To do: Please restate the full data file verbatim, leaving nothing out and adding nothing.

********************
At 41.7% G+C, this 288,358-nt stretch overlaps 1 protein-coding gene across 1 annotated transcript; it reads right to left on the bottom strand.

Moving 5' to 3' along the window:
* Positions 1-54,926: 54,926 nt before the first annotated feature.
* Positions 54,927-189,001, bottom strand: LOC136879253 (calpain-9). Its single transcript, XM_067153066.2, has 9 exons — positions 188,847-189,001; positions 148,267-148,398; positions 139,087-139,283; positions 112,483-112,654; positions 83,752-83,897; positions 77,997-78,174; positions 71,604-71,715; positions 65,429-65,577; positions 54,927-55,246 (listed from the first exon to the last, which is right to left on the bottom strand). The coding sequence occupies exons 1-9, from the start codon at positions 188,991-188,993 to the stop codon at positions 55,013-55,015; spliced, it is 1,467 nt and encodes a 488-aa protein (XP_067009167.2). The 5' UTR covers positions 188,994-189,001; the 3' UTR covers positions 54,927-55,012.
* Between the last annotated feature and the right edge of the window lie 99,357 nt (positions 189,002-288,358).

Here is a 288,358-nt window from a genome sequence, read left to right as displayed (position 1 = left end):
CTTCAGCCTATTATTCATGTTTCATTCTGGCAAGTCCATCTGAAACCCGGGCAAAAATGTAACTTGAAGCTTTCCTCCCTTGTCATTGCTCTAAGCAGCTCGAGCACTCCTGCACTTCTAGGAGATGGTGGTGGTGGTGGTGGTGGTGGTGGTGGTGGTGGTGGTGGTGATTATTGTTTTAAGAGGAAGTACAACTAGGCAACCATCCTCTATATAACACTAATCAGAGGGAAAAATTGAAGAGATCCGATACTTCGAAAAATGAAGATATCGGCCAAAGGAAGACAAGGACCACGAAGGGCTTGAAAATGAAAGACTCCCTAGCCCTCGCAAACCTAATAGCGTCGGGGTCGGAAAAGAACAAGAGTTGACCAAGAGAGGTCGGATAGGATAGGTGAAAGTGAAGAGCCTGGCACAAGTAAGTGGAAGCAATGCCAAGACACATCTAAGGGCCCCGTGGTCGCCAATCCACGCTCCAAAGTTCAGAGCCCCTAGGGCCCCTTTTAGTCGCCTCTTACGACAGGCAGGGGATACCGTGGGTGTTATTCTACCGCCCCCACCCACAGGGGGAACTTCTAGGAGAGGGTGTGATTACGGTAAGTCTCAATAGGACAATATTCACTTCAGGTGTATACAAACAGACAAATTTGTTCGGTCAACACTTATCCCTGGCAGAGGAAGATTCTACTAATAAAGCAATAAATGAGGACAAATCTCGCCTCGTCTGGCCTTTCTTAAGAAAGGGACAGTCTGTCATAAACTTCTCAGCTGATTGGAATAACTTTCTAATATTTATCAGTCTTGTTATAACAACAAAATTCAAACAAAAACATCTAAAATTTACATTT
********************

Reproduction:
At 41.7% G+C, this 288,358-nt stretch overlaps 1 protein-coding gene across 1 annotated transcript; it reads right to left on the bottom strand.

Moving 5' to 3' along the window:
* Positions 1-54,926: 54,926 nt before the first annotated feature.
* Positions 54,927-189,001, bottom strand: LOC136879253 (calpain-9). Its single transcript, XM_067153066.2, has 9 exons — positions 188,847-189,001; positions 148,267-148,398; positions 139,087-139,283; positions 112,483-112,654; positions 83,752-83,897; positions 77,997-78,174; positions 71,604-71,715; positions 65,429-65,577; positions 54,927-55,246 (listed from the first exon to the last, which is right to left on the bottom strand). The coding sequence occupies exons 1-9, from the start codon at positions 188,991-188,993 to the stop codon at positions 55,013-55,015; spliced, it is 1,467 nt and encodes a 488-aa protein (XP_067009167.2). The 5' UTR covers positions 188,994-189,001; the 3' UTR covers positions 54,927-55,012.
* Between the last annotated feature and the right edge of the window lie 99,357 nt (positions 189,002-288,358).

Here is a 288,358-nt window from a genome sequence, read left to right as displayed (position 1 = left end):
CTTCAGCCTATTATTCATGTTTCATTCTGGCAAGTCCATCTGAAACCCGGGCAAAAATGTAACTTGAAGCTTTCCTCCCTTGTCATTGCTCTAAGCAGCTCGAGCACTCCTGCACTTCTAGGAGATGGTGGTGGTGGTGGTGGTGGTGGTGGTGGTGGTGGTGGTGGTGATTATTGTTTTAAGAGGAAGTACAACTAGGCAACCATCCTCTATATAACACTAATCAGAGGGAAAAATTGAAGAGATCCGATACTTCGAAAAATGAAGATATCGGCCAAAGGAAGACAAGGACCACGAAGGGCTTGAAAATGAAAGACTCCCTAGCCCTCGCAAACCTAATAGCGTCGGGGTCGGAAAAGAACAAGAGTTGACCAAGAGAGGTCGGATAGGATAGGTGAAAGTGAAGAGCCTGGCACAAGTAAGTGGAAGCAATGCCAAGACACATCTAAGGGCCCCGTGGTCGCCAATCCACGCTCCAAAGTTCAGAGCCCCTAGGGCCCCTTTTAGTCGCCTCTTACGACAGGCAGGGGATACCGTGGGTGTTATTCTACCGCCCCCACCCACAGGGGGAACTTCTAGGAGAGGGTGTGATTACGGTAAGTCTCAATAGGACAATATTCACTTCAGGTGTATACAAACAGACAAATTTGTTCGGTCAACACTTATCCCTGGCAGAGGAAGATTCTACTAATAAAGCAATAAATGAGGACAAATCTCGCCTCGTCTGGCCTTTCTTAAGAAAGGGACAGTCTGTCATAAACTTCTCAGCTGATTGGAATAACTTTCTAATATTTATCAGTCTTGTTATAACAACAAAATTCAAACAAAAACATCTAAAATTTACATTT